The President's News Conference
THE PRESIDENT. I asked this morning for this special press conference on the subject of the impending exchange of visits between Mr. Khrushchev and myself.
Now, while in Europe this has been for the past few days one of the worst kept secrets of a long time, still I think there may be enough special interest in the matter as to justify you people taking your time to come here this morning.
First of all, a little bit of the history:
Some time back, I suggested to the State Department that I believed in the effort to melt a little bit of the ice that seems to freeze our relationships with the Soviets, that possibly a visit such as I now have proposed would be useful. We studied this thing, and in early July I initiated the correspondence that finally ,brought about an agreement. Some of the details, exact details, are yet to be agreed between the diplomatic agencies of our separate, several governments.
Now, at this identical time, an identical statement is being issued in Moscow. The statement is as follows--and there will be copies at the door when you leave, so that you don't have to take the time to write it down:
[Reading] The President of the United States has invited Mr. Nikita Khrushchev, Chairman of the Council of Ministers of the U.S.S.R., to pay an official visit to the United States in September. Mr. Khrushchev has accepted with pleasure.
The President has also accepted with pleasure Mr. Khrushchev's invitation to pay an official visit to the U.S.S.R. later this fall.
Mr. Khrushchev will visit Washington for 2 or 3 days and will also spend 10 days or so travelling in the United States. He will have informal talks with the President, which will afford an opportunity for an exchange of views about problems of mutual interest.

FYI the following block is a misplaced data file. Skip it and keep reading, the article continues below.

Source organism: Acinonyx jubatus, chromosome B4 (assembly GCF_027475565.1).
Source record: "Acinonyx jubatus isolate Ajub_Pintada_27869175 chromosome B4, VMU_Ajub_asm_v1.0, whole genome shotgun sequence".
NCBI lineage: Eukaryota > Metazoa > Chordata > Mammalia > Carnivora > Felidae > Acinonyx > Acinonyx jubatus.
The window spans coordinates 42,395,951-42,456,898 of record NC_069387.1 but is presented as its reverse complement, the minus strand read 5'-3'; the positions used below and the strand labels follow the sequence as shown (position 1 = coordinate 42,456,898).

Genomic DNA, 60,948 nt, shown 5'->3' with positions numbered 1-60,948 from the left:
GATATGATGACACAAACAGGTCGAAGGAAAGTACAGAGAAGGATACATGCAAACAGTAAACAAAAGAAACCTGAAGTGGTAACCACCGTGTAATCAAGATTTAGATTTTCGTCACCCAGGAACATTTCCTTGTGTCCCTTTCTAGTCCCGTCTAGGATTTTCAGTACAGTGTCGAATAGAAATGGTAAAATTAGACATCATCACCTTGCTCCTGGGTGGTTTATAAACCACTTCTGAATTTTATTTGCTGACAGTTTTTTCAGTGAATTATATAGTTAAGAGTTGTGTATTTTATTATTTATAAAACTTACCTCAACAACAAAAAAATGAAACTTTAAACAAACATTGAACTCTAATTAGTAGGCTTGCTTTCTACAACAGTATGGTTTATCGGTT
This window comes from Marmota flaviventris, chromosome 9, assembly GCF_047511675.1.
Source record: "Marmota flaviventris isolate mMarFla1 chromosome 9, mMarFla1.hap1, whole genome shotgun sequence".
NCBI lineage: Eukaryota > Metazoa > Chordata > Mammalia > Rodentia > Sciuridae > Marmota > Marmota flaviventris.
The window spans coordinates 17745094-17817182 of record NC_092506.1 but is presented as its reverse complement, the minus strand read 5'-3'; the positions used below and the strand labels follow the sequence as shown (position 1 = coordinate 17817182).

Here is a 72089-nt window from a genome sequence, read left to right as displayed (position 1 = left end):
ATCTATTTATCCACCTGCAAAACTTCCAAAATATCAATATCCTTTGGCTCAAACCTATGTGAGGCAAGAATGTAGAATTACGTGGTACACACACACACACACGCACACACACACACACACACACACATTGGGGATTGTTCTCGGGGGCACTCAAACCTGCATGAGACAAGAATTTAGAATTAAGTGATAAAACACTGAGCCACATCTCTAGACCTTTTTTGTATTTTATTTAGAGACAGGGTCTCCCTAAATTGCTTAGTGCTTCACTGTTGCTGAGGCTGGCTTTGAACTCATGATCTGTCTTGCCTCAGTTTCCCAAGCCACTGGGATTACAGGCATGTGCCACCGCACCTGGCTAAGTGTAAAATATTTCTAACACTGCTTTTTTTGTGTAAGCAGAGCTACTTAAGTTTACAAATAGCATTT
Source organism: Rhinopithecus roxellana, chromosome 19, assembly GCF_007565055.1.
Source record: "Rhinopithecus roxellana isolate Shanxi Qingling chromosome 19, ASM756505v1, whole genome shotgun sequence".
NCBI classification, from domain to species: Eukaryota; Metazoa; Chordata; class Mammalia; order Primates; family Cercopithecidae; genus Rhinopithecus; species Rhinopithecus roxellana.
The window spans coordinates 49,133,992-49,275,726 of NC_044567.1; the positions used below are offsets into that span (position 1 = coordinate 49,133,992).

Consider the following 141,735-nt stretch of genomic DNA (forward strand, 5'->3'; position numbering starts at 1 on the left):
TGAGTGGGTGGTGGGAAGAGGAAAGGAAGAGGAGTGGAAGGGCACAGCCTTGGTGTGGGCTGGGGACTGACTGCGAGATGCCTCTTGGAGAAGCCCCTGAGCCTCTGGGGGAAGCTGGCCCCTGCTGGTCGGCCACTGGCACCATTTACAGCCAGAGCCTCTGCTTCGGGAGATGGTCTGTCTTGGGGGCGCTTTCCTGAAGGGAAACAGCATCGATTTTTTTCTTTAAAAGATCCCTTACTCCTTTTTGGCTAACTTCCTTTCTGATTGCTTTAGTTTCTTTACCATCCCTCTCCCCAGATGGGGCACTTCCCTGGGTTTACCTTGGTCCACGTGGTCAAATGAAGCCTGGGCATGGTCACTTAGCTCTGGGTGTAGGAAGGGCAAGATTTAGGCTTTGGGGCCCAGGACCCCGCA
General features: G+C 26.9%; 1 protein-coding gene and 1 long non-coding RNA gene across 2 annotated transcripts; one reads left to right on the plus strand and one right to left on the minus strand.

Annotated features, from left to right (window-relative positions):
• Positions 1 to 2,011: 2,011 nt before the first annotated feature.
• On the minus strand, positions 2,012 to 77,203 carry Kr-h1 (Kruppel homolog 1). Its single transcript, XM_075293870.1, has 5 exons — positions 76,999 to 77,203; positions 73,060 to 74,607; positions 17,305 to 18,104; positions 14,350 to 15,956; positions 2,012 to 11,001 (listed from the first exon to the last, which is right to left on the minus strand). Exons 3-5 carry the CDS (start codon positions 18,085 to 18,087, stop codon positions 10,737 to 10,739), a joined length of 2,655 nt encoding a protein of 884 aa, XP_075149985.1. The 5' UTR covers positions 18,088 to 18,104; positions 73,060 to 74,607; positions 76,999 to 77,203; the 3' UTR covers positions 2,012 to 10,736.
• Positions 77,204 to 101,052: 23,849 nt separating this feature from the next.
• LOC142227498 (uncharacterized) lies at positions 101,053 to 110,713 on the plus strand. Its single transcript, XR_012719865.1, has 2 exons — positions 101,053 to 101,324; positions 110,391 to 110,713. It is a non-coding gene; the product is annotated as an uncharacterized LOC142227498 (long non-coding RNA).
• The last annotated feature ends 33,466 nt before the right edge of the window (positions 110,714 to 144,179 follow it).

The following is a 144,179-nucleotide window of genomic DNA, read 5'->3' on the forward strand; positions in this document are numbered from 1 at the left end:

On his tour of the United States, Mr. Khrushchev will be able, at first hand, to see the country, its people, and to acquaint himself with their life.
President Eisenhower will visit Moscow and will also spend some days travelling in the Soviet Union. This will provide further opportunity for informal talks and exchange of views about problems of mutual interest with the Chairman of the Council of Ministers of the U.S.S.R.
On his tour of the Soviet Union, President Eisenhower likewise will be able at first hand to see the country, its people, and to acquaint himself with their life.
Both Governments express the hope that the forthcoming visits will help create better understanding between the U.S. and the U.S.S.R. and will promote the cause of peace. [Ends reading]
That is the end of the quoted statement.
Now, one or two other items.
We have, of course, been consulting for a couple of weeks through the foreign ministers about this possibility--our Western foreign ministers; they have, of course, agreed.
And then, the heads of state were notified just recently about this impending visit, and some of them have been able to answer. All of them have agreed--I think all of them have been able to answer; all have agreed that the matter is one that should produce plus rather than negative values. In other words, on balance, they think it's a very good thing to do.
In the meantime, I might tell you that this morning I have taken considerable trouble to inform some of the leaders of Congress, and those that I've heard from have been quite favorably disposed toward this plan.
I want to make this clear: by no means am I intending to be or can I be any spokesman for the Western powers in my talks with Mr. Khrushchev. I can be a spokesman only for America and for its Government. Nevertheless, I have already suggested that prior to these meetings, I go to meet our friends in Europe and to discuss with them problems of mutual interest.